Skyriders Kickstarter

Skyriders is my latest project for 5th edition, launching on Kickstarter shortly. It is a product focused on flying mounts and flight mechanics, which I always felt were lacking for D&D. You can get flying mounts a number of ways with a kind DM or certain adventures, but the primary issue in a game that has a constantly advancing level system is that a static mount will only offer a balanced resource for a short range when the mount and character are at similar level/HD. At all other levels, the mount is either too powerful or too weak. The obvious solution is leveling mounts that pace the character, but until now this hasn’t been addressed in the ruleset.

Additionally, both the mount and flight rules are – by design – simple in D&D. Without much depth, the play can focus on ease of action, but limits the scope of options for players. With Skyriders I collect the mount/flying rules as a simple, accessible ruleset, and offer a set of advanced optional rules that can be used for more player agency in their play.

Faiths of the Forgotten Realms 2 Preview

So after more than 12 months in the making, and more ups and downs that a project needs, Faiths of the Forgotten Realms 2 is closing in on a release date – hopefully in November 2019.

In late July – just before we were about to go into editing – Alex Clippinger chose to depart the project at the 11th hour, and with the removal of his contributed material, the project was floundering at the final hurdle. Thankfully there is no lack of talented content creators out there, and I was able to reach out to some of my colleagues to join the project in its late stage – Steve Fidler, Anne Gregersen, Marquis Hartis, Bryan Holmes, Ryan Langr, Ashely and Isaac May joined Scott Bean and myself to complete the project. With editing by Justyn Johnston and art by Dante Cifaldi, it all finally came together.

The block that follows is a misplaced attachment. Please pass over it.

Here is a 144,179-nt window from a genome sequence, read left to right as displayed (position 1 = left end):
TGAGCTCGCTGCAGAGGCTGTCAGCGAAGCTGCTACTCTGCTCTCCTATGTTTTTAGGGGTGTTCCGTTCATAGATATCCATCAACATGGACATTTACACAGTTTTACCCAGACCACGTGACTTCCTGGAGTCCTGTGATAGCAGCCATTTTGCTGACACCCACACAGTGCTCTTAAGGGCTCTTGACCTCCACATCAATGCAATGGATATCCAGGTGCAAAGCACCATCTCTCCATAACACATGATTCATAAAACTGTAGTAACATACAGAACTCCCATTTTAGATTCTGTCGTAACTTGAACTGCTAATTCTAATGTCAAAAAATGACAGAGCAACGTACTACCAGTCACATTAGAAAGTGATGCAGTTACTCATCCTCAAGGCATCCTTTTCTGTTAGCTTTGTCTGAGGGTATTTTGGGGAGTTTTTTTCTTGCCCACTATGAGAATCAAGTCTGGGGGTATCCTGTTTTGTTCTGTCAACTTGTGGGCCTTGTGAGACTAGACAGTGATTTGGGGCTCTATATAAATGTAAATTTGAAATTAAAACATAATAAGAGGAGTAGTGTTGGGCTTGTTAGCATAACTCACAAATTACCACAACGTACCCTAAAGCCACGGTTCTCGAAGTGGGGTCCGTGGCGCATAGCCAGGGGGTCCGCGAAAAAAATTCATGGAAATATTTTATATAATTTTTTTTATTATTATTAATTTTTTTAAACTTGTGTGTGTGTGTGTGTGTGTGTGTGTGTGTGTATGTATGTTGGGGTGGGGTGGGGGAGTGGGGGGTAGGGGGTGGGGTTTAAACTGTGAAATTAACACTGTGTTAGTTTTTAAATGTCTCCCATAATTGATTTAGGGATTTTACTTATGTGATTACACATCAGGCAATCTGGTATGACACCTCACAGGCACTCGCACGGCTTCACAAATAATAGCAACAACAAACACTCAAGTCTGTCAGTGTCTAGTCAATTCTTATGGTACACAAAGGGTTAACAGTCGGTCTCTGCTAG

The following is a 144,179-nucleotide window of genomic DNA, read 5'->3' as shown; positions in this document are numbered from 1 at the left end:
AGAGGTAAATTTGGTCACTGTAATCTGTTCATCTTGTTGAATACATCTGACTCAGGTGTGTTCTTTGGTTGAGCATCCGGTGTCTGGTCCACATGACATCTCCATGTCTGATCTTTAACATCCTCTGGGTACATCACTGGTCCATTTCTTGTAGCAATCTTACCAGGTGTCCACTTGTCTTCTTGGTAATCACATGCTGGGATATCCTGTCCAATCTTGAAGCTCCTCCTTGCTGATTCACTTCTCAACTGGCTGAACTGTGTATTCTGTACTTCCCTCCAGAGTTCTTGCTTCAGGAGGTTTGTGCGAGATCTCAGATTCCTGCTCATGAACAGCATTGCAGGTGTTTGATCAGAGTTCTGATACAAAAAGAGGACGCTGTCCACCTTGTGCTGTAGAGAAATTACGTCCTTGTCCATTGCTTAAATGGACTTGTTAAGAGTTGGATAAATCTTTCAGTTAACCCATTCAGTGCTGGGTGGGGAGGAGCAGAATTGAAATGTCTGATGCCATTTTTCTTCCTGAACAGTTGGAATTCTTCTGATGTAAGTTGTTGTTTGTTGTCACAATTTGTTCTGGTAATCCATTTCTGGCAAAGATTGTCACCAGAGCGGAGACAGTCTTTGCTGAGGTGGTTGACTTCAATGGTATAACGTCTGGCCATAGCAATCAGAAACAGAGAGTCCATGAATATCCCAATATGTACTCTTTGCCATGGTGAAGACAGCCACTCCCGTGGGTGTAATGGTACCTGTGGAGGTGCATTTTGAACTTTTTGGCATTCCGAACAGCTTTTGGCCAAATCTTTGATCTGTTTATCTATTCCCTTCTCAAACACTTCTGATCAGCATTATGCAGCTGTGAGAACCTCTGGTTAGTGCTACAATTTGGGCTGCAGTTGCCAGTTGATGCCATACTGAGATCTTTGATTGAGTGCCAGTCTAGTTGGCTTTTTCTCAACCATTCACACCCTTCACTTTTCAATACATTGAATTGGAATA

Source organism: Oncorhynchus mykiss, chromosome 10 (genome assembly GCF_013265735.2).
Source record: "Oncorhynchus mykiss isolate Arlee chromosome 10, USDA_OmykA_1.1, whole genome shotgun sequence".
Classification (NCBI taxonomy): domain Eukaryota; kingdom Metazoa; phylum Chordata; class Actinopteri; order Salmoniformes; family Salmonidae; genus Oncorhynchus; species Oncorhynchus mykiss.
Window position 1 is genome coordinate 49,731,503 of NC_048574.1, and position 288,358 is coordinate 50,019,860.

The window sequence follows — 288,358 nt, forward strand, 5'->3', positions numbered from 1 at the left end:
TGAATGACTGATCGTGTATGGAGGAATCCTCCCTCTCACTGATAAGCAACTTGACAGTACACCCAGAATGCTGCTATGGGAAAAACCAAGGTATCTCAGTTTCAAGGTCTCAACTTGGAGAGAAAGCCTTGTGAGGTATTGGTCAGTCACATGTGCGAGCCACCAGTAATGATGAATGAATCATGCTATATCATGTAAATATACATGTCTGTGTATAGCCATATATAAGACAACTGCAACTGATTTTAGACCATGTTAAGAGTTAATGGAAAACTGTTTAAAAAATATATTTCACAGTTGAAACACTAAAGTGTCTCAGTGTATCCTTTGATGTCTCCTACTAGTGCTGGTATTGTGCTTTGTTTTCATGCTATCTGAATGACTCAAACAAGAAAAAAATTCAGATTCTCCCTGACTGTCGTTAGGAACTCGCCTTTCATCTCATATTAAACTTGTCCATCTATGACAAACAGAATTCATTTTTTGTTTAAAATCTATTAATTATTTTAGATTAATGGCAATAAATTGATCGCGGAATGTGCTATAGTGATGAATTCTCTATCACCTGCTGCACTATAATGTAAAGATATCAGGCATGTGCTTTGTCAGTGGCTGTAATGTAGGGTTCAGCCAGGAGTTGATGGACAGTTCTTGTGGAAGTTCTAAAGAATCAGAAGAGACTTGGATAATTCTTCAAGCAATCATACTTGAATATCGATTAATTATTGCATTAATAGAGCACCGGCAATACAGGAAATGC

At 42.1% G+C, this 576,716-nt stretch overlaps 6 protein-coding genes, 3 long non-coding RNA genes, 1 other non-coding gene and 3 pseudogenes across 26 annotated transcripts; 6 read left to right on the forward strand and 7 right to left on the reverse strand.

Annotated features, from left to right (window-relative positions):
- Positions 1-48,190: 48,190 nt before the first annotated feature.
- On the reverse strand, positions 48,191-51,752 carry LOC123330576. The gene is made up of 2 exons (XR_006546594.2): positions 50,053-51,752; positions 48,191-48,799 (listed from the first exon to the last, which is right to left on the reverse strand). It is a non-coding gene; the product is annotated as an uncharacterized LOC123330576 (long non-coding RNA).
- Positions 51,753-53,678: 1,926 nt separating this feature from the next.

The result is a product which is – in my humble opinion – a far better one for the change, not just for the new content and perspectives brought by the ‘new blood’, but because the external feedback on the existing material. It also gave the project a creative shake up and new energy, even if it did delay the release by several months.